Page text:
Heroin abuse is a particularly vexing challenge even for good providers, because according to those in the know, the condition of patients coming into treatment is deteriorating—they are in the grips of an addiction that is very hard to shake.

It is gratifying to see the heart and minds sitting around the table at the Chamber from all walks of life and disciplines trying their best to make an impact.

We should take pride that our community is pioneering a lot of innovative tactics, but we must also realize that we haven’t made a dent yet.

Delray Beach Police Chief Jeff Goldman is deploying a three-pronged approach to the crisis: enforcement, education and lifesaving.

He has reached out to FAU’s school of clinical social work in an effort to bring more resources to the cause.

More resources will be needed because the scope of the problem is ever changing. For instance, last week law enforcement was tipped to a large shipment of flakka that arrived in the area. That drug is incredibly powerful and causes very volatile and strange behavior in users. In addition, local addicts are now carrying their own Narcan, meaning that they are self-administering or working with buddies to prevent overdose deaths. But without professional medical attention or an understanding of the drug’s half-life, the behavior is seen as extremely dangerous.

Delray police are seeking to hire a clinical social worker and that would to be a very wise hire to help our community cope better with this issue.

Meanwhile, Delray Medical Center is expanding its facilities to add 12-15 beds by year’s end to deal with behavioral health emergencies and local businesses are joining the task force so they can help employees and better understand the issue.

Thanks to efforts by people like Marc Woods and Delray police and code enforcement officers so-called “overdose houses” used to exploit addicts are being identified and shut down. But despite these proactive efforts, nobody is under the illusion that victory is near.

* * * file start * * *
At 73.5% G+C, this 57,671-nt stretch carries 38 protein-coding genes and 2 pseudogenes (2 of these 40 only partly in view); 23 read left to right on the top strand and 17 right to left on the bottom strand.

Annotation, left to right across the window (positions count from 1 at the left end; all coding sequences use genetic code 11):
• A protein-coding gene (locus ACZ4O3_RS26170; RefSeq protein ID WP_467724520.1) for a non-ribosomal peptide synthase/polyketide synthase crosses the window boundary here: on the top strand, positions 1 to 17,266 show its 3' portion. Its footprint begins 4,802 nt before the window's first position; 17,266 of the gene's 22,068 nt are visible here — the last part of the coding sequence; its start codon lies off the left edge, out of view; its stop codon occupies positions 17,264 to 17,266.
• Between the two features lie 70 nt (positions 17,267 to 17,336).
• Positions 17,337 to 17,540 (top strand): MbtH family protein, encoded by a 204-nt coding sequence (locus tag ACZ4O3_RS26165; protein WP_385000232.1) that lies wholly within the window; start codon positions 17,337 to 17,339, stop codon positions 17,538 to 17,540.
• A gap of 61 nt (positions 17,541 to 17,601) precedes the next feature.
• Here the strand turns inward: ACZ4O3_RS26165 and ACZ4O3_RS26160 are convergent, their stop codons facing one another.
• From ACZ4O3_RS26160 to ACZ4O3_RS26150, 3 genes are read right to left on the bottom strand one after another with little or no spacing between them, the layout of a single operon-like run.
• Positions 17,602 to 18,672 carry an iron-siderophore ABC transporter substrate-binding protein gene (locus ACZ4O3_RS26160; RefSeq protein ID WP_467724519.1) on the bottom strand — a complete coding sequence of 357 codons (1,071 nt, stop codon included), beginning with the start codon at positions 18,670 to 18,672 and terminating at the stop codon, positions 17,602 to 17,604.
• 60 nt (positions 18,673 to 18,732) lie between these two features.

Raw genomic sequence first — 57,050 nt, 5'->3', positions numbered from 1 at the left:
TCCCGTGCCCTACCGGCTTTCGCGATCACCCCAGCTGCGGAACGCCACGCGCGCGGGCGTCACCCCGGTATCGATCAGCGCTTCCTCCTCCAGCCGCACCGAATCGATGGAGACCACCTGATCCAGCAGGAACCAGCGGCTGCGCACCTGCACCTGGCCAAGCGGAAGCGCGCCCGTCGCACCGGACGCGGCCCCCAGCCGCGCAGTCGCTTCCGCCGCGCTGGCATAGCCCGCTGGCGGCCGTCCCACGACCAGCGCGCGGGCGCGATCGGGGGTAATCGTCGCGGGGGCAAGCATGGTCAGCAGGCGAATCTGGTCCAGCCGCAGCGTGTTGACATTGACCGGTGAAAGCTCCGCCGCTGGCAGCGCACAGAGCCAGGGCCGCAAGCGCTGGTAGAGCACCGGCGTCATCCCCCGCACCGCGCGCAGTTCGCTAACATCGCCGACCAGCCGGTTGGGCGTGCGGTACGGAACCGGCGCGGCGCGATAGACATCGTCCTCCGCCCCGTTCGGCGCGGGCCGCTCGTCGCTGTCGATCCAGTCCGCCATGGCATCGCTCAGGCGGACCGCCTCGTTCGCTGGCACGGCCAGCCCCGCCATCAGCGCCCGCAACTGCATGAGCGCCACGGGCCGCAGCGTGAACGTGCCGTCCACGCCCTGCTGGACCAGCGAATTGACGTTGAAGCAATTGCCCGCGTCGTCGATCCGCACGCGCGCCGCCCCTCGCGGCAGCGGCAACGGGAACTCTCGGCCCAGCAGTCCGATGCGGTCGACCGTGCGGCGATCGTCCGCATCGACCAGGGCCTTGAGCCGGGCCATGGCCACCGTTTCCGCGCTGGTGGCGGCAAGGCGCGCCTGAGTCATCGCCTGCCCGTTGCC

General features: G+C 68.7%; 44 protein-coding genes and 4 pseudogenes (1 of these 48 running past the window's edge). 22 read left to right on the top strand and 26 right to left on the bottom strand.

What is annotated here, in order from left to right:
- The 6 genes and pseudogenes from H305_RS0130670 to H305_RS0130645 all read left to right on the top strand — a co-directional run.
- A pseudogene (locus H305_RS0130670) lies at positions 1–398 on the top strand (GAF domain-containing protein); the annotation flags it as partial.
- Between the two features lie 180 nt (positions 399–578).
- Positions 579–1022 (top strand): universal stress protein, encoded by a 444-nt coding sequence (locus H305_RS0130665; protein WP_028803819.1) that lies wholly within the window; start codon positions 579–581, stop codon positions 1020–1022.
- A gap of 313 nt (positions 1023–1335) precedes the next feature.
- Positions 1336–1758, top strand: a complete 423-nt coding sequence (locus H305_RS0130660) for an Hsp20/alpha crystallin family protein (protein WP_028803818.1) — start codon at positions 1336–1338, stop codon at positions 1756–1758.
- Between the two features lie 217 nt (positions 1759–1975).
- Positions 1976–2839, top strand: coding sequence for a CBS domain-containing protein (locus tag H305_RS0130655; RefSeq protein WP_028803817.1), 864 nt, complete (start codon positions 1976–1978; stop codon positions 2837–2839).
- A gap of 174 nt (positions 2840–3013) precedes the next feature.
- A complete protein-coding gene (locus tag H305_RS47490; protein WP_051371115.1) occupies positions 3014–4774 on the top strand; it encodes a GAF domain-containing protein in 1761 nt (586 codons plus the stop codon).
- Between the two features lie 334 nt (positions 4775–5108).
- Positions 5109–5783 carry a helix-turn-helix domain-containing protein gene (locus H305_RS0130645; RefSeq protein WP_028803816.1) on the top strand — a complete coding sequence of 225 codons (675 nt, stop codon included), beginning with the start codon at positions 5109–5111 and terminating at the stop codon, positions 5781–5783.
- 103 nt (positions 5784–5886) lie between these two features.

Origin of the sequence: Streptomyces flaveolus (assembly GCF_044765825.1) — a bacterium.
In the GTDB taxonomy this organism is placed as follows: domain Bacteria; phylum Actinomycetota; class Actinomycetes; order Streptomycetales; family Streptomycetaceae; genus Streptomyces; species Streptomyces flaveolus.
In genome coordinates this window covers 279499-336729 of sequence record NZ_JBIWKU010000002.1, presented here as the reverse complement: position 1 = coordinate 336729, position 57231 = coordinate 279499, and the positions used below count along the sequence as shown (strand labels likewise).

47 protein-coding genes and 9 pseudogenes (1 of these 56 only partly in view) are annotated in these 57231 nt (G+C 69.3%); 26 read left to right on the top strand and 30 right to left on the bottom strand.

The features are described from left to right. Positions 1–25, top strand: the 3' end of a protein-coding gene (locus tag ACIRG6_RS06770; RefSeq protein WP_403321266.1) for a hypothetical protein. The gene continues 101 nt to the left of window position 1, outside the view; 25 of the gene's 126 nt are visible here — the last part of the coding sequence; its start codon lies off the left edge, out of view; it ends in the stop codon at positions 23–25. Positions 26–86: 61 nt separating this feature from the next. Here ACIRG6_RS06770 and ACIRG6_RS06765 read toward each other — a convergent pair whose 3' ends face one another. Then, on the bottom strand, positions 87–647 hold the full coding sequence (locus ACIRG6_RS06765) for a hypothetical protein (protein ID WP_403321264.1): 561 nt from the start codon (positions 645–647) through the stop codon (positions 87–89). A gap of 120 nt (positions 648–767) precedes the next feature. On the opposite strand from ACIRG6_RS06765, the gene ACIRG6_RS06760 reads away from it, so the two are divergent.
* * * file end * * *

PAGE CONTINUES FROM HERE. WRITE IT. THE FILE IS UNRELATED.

“We haven’t made a dent yet,” said Goldman. “But we will.”

I believe him.

I also believe in collaboration and that’s what makes what the task force is doing so important and so extraordinary. They deserve our support. Suzanne Spencer is what leadership is all about, bringing people together to solve challenges and make a difference. Over time, they will. They already have.

 

 

Comments

  1. Patricia Sciarillo says:

    While I have sympathy for people trying to put their lives back together I feel our City has become a drug capital…too many of these halfway houses or whatever they are called are springing up..time to end this.. allowing them in family neighborhoods is not a good idea…I don’t claim to know the answer…all we can hope is for people to get well and go back to their families…

    • Jeff Perlman says:

      Hi Ms. Sciarillo.
      I understand what you are saying. It is important to note that cities are prohibited by federal law, ADA and Fair Housing, from restricting the homes you are referring to from locating in neighborhoods.
      HUD is supposed to issue a new letter of guidance in August that many hope will give some tools. So stay tuned and thanks for your comments.

  2. One social worker? Just one? We have a drug crisis here in wonderful Delray Beach and one social worker is not enough.

  3. I am a retired nurse with a degree in Behavioral Science. I wonder if i could get involved with the task force?